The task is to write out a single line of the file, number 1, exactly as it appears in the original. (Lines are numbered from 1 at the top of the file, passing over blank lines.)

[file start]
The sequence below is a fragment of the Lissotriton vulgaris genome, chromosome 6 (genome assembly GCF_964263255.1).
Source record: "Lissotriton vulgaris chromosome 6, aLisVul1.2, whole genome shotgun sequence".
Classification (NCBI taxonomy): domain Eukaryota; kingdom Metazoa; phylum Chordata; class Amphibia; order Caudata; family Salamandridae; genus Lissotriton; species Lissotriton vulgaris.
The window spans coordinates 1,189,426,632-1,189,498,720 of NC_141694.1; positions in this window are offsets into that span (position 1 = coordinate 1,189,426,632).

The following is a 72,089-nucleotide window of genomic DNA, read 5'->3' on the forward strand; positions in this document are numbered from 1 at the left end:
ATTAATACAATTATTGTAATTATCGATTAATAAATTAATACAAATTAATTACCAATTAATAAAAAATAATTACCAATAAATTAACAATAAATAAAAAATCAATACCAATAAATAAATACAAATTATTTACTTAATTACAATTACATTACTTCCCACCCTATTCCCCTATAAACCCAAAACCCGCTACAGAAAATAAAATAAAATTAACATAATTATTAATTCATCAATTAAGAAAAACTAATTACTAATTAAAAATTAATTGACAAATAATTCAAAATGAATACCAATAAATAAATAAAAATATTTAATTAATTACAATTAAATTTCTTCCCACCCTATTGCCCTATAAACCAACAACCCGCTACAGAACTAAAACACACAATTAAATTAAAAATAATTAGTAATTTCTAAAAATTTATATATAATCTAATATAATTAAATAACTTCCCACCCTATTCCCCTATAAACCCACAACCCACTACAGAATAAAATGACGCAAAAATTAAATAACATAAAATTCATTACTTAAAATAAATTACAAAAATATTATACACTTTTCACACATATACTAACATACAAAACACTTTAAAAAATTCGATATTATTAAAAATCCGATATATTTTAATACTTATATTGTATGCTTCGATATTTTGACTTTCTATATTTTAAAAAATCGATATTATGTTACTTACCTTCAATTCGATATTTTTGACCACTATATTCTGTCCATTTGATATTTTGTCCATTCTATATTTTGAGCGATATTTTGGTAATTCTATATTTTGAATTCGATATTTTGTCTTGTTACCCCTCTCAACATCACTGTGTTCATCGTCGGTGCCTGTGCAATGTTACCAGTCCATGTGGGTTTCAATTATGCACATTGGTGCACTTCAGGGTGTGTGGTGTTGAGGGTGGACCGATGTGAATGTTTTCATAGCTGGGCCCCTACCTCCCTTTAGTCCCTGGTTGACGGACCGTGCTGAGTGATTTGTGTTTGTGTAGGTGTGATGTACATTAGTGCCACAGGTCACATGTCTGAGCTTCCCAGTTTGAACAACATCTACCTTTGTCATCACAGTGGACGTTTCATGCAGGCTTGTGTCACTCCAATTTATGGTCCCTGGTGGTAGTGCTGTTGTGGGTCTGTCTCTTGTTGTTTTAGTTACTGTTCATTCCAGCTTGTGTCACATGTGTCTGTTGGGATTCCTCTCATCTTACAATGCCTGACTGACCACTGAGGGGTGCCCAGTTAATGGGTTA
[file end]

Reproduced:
The sequence below is a fragment of the Lissotriton vulgaris genome, chromosome 6 (genome assembly GCF_964263255.1).